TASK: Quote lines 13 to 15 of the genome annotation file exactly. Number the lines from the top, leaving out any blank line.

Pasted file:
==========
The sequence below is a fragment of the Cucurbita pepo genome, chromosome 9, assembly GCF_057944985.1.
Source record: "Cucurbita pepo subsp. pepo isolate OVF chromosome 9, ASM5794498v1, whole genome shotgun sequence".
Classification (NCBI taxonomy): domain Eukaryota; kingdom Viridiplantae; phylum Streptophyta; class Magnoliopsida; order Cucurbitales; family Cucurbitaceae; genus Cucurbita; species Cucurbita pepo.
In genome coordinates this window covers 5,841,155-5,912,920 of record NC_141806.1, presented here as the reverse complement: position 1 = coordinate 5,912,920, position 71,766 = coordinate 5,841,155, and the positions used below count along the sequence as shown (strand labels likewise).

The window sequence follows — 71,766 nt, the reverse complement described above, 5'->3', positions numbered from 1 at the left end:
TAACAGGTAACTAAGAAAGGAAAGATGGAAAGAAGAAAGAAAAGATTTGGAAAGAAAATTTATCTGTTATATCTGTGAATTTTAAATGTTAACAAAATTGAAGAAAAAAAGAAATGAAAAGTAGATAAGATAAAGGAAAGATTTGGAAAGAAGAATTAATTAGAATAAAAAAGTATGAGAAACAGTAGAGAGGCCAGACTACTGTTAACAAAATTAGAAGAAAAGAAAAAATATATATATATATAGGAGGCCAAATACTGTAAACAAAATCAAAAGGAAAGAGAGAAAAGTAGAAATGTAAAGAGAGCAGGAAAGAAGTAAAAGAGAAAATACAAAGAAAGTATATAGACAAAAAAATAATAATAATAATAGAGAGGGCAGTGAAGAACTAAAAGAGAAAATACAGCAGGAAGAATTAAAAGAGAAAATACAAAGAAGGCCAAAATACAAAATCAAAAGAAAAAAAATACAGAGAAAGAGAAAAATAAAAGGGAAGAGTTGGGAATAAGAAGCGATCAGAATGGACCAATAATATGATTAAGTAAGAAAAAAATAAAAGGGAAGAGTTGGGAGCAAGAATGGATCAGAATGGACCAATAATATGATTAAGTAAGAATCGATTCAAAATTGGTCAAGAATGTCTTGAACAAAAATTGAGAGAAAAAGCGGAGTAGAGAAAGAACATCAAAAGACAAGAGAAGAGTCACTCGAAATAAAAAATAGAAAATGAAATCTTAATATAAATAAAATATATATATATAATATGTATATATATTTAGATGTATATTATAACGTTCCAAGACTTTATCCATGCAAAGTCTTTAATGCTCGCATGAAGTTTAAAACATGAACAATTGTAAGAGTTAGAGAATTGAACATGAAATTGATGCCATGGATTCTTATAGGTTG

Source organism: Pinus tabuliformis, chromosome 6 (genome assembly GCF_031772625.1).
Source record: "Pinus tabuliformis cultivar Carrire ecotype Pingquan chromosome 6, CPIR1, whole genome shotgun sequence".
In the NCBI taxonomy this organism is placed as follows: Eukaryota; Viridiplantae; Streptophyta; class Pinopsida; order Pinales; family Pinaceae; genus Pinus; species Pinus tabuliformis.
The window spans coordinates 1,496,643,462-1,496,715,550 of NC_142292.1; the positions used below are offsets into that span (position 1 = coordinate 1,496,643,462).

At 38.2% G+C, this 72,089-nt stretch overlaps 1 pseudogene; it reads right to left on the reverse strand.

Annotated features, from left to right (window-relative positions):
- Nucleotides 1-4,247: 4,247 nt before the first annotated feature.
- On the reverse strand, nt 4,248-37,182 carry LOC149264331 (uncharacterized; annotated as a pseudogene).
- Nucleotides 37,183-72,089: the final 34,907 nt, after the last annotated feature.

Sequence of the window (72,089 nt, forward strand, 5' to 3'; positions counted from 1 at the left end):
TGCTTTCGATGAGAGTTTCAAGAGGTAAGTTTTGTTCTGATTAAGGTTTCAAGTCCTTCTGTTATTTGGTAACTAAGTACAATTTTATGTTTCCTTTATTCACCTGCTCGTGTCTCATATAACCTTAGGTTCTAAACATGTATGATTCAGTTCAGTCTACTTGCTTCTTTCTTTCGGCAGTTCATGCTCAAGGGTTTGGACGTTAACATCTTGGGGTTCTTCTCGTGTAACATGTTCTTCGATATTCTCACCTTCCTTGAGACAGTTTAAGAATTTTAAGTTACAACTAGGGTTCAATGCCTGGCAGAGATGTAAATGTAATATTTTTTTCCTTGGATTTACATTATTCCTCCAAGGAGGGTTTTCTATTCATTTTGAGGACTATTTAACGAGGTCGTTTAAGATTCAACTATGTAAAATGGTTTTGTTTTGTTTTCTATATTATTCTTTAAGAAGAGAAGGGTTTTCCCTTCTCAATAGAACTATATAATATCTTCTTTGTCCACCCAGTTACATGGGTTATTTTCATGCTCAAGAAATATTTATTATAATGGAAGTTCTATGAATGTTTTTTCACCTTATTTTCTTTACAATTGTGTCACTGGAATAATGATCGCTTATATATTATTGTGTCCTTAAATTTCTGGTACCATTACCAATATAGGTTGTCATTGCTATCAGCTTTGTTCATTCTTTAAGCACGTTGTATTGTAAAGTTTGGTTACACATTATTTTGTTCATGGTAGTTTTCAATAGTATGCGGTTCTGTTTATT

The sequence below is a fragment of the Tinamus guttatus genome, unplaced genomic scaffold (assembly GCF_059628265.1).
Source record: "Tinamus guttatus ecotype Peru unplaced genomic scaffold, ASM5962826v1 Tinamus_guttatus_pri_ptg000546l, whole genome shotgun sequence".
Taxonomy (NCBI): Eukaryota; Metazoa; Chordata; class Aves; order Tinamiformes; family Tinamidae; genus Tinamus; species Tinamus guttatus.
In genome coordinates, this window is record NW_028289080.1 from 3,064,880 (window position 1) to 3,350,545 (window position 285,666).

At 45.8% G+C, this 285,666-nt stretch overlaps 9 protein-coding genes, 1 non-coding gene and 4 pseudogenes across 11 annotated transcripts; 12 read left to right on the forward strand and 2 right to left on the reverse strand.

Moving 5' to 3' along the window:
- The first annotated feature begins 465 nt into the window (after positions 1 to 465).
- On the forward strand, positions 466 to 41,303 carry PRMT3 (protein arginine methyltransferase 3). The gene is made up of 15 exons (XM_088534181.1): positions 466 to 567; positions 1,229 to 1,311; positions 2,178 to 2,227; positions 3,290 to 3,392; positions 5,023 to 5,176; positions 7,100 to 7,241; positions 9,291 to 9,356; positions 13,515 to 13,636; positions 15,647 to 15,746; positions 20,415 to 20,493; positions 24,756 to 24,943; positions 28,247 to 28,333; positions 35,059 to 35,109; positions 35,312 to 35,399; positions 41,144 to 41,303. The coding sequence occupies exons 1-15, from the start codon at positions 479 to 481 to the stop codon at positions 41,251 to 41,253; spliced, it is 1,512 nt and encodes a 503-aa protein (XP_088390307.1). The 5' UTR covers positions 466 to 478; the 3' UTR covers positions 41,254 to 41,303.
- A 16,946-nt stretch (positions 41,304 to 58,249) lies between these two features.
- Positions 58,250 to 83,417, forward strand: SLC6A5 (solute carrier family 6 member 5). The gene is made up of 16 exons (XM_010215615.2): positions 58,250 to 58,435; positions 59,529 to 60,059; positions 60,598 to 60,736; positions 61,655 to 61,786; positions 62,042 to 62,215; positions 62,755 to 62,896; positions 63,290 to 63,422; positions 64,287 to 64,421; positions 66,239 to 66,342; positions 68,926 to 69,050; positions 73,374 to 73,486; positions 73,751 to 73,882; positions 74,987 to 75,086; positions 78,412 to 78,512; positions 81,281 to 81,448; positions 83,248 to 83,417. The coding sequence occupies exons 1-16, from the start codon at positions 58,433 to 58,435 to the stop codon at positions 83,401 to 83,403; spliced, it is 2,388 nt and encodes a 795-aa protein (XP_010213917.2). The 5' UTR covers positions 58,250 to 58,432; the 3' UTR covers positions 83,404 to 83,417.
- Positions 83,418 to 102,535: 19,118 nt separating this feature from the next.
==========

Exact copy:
- Nucleotides 1-4,247: 4,247 nt before the first annotated feature.
- On the reverse strand, nt 4,248-37,182 carry LOC149264331 (uncharacterized; annotated as a pseudogene).
- Nucleotides 37,183-72,089: the final 34,907 nt, after the last annotated feature.